Buster Keaton in Daydreams
To celebrate TCM’s month-long screening of Buster Keaton films every Sunday in October, I’ve been following along from the UK through the week with the aid of various DVDs, Twitter and this blog.
This final Holyrood or Bust(er) post takes many liberties with the TCM schedule and I’ve decided to end my personal Buster marathon with 1925’s Seven Chances.
Seven Chances (1925)
Seven Chances is a film which Buster had little interest in making and that I find hard to label top level Keaton, even if he doesn’t falter for a moment.
Opening with a clever gag involving the passage of time that sets up Buster’s ineffectual character perfectly, here he’s a young bachelor who inherits money, a cool seven million dollars, from his grandfather. The only catch is that he must be married by his 27th birthday, which happens to be that day. Cue Buster and his cronies trying to come up with the goods, namely a viable wife, before 7pm.
For many of Buster’s contemporaries the story that follows would make a fine film, but for Keaton it’s not particularly inspired. Trying to get both Buster and a girl to the alter results in a number of fun sequences, but it’s the chase towards the climax that has endured more than anything else here.
It begins with hundreds of potential brides-to-be chasing Buster through the streets and climaxes with him being “chased” down a hill by dozens of boulders, the little man dodging them as best he can. On a TV set it’s impressive but it deserves to be watched on a cinema screen, particularly the bit where he’s whacked by a giant boulder.
If you haven’t seen the film I won’t spoil things by saying whether or not he does get himself a wife, hopefully you’ll enjoy finding out.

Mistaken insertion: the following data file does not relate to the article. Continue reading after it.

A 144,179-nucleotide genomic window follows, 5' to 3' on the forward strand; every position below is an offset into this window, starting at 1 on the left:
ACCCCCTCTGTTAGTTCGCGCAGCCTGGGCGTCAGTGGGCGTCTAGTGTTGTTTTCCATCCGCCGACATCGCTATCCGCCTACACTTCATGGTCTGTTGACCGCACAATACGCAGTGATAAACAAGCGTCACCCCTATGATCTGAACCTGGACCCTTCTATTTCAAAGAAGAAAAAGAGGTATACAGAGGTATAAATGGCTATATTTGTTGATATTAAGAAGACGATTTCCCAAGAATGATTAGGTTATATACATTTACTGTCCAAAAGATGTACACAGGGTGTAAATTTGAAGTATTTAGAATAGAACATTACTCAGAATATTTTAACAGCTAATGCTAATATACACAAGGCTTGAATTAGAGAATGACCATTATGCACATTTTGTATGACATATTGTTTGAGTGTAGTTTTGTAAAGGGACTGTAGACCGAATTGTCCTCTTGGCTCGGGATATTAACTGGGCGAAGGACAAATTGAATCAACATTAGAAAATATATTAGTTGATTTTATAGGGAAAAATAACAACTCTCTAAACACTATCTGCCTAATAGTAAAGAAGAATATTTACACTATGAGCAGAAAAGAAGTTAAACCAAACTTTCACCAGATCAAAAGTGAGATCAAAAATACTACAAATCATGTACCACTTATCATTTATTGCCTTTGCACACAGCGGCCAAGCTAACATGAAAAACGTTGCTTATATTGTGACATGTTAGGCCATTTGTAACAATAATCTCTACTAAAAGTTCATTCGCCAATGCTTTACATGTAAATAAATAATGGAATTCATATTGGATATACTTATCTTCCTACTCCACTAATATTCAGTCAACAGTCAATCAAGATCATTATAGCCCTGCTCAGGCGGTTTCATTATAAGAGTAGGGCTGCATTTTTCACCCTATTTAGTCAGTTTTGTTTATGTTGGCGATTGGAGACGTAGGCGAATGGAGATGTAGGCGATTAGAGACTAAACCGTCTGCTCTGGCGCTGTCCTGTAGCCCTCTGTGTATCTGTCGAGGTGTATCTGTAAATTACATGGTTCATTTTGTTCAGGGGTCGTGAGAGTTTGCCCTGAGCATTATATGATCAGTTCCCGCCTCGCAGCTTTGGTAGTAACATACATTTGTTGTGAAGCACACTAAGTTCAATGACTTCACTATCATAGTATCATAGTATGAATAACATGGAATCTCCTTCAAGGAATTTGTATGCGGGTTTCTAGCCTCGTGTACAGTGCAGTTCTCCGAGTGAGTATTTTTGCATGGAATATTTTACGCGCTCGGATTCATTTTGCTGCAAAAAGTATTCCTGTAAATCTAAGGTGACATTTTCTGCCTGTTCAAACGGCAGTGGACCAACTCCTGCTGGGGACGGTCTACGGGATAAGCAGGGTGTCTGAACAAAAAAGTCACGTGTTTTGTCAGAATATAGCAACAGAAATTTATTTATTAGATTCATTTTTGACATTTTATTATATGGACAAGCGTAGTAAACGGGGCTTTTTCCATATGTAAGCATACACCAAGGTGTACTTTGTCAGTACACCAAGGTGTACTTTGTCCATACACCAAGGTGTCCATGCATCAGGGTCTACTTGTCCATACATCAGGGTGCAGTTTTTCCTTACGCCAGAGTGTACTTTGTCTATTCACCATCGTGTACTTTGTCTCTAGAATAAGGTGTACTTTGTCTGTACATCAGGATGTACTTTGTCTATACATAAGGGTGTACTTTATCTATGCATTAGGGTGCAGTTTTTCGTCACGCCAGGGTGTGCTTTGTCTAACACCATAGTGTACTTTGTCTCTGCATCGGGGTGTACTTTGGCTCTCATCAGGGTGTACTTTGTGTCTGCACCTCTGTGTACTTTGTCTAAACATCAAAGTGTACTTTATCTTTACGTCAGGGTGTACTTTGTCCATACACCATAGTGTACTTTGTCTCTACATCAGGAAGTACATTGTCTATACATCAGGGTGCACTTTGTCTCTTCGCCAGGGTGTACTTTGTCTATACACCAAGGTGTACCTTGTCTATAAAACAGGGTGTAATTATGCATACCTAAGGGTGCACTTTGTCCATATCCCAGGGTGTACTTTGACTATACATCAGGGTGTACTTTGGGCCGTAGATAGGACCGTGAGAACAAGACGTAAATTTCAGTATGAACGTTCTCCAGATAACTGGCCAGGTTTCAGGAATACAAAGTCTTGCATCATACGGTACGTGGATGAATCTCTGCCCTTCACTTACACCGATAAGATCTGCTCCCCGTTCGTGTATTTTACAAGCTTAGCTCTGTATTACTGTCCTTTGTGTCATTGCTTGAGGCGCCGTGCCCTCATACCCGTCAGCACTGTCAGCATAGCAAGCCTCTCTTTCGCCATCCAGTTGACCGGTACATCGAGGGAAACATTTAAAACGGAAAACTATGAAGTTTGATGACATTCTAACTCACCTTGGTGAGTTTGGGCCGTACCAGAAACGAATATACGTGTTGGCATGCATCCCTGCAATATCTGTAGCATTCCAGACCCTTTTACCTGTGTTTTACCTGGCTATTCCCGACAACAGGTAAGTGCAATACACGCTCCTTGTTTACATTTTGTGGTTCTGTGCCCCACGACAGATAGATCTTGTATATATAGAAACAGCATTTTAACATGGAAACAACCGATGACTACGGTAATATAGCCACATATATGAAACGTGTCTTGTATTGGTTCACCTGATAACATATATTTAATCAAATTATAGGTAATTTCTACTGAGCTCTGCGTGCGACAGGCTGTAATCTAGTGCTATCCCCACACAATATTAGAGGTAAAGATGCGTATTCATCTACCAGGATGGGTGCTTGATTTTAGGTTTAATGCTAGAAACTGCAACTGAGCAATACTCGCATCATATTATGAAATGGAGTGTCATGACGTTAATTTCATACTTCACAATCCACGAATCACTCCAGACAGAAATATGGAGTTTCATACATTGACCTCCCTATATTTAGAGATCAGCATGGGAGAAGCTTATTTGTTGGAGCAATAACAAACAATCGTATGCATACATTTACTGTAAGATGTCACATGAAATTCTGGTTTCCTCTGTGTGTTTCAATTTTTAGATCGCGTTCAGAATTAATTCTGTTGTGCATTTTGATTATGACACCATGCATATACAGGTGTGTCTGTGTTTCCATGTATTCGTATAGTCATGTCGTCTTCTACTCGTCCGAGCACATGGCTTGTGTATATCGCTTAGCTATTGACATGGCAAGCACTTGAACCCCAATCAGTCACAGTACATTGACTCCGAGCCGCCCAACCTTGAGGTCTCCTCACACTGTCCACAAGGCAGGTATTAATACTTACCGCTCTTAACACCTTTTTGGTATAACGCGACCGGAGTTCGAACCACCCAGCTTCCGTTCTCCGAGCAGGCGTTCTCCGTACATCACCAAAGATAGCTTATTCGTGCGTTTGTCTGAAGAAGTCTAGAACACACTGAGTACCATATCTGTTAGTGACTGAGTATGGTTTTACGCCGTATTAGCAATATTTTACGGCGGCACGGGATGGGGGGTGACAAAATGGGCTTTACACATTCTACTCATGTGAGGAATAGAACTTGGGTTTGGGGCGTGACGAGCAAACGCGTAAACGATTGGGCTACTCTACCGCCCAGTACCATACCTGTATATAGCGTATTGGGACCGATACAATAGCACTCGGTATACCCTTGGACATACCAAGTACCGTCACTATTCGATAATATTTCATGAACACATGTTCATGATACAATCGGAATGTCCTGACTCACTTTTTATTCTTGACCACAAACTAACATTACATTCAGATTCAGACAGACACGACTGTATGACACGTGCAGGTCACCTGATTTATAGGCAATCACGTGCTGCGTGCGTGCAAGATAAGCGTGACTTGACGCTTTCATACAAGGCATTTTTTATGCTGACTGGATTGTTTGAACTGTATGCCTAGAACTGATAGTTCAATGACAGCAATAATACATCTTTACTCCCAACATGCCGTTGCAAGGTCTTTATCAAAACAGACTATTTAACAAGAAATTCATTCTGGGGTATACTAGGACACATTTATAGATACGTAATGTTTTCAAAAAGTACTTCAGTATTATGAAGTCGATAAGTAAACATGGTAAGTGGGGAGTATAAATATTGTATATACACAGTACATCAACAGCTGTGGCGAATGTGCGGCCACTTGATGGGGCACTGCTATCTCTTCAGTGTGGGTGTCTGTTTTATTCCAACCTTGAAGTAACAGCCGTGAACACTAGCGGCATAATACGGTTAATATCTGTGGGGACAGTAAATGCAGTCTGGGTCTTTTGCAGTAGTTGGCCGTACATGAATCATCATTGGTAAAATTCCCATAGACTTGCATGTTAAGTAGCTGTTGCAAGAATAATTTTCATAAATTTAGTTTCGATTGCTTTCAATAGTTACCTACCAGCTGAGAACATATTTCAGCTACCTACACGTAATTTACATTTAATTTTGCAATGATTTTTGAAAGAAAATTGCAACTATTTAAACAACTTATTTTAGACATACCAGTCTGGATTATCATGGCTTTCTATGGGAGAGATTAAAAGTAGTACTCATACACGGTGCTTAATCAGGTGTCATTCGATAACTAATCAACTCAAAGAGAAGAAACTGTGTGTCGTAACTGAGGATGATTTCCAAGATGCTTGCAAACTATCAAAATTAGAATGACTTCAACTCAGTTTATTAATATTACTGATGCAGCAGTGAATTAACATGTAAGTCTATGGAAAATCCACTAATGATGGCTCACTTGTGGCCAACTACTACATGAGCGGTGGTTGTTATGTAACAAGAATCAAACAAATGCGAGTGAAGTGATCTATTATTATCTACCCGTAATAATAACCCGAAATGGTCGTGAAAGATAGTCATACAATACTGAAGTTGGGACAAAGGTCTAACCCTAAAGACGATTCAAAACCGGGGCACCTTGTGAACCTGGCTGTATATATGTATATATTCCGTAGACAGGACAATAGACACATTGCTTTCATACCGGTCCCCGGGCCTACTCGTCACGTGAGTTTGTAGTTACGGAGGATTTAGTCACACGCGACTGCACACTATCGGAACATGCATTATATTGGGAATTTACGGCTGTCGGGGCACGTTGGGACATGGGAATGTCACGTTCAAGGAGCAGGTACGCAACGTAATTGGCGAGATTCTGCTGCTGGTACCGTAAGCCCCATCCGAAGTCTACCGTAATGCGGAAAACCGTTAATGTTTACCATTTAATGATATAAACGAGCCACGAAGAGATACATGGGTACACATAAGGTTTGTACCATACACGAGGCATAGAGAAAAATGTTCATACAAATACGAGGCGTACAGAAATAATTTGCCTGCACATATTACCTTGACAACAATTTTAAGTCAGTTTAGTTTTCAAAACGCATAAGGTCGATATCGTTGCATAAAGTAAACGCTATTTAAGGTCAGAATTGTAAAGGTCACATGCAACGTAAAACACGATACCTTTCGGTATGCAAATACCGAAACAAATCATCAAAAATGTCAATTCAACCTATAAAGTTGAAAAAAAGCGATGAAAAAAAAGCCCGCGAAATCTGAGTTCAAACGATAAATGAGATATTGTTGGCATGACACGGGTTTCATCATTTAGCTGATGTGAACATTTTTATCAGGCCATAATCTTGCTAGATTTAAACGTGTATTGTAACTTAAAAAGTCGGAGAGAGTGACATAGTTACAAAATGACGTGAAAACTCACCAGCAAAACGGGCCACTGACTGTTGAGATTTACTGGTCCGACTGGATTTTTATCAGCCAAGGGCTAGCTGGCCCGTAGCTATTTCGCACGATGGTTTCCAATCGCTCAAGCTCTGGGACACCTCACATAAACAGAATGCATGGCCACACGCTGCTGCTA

Spending many of my October evenings in the company of Buster Keaton provided me with some of the finest viewing experiences I’ve had for a long time. I hadn’t seen all of the films before, meaning some of those 85-year-old misadventures were as fresh as they were to the original audiences, even if my sitting room and TV aren’t quite as impressive as the cinemas and big screen that they witnessed his antics in and on.
What has hopefully become obvious in these brief write-ups is that Buster’s work was endlessly inventive and pretty much timeless. I suspect that if I can still enjoy a silent black and white film almost 100 years after they were made, in another 100 years the basic idea of a man taking on the world and winning (in one way or another) will still be funny.
It’s also become obvious that while modes of transport and communication have changed radically, human relationships haven’t. It’s still about boy meeting girl. There are still men who’ll fight for no apparent reason and little guys who have to fight back. We still want to improve ourselves and we still have to bounce back when things go wrong.
Buster Keaton may be shy, romantic, hopeful, happy, sad and determined but so are we. Buster takes things to the next level and often stretches credibility, but most of his films are based in some sort of recognisable reality and audiences want him to succeed, just as they try to in their own lives.
I’ve still got more Buster to watch, and I may blog about them at some point, but for now I salute Turner Classic Movies for taking the time to screen such a wealth of material and apologise I didn’t manage to write about every film. As long as I showed that Buster is still relevant to film fans and the world all these years later, and perhaps inspire one of them to check out a film on DVD, at a film festival or on YouTube, I’ll be smiling as much as Buster is behind that old stone face.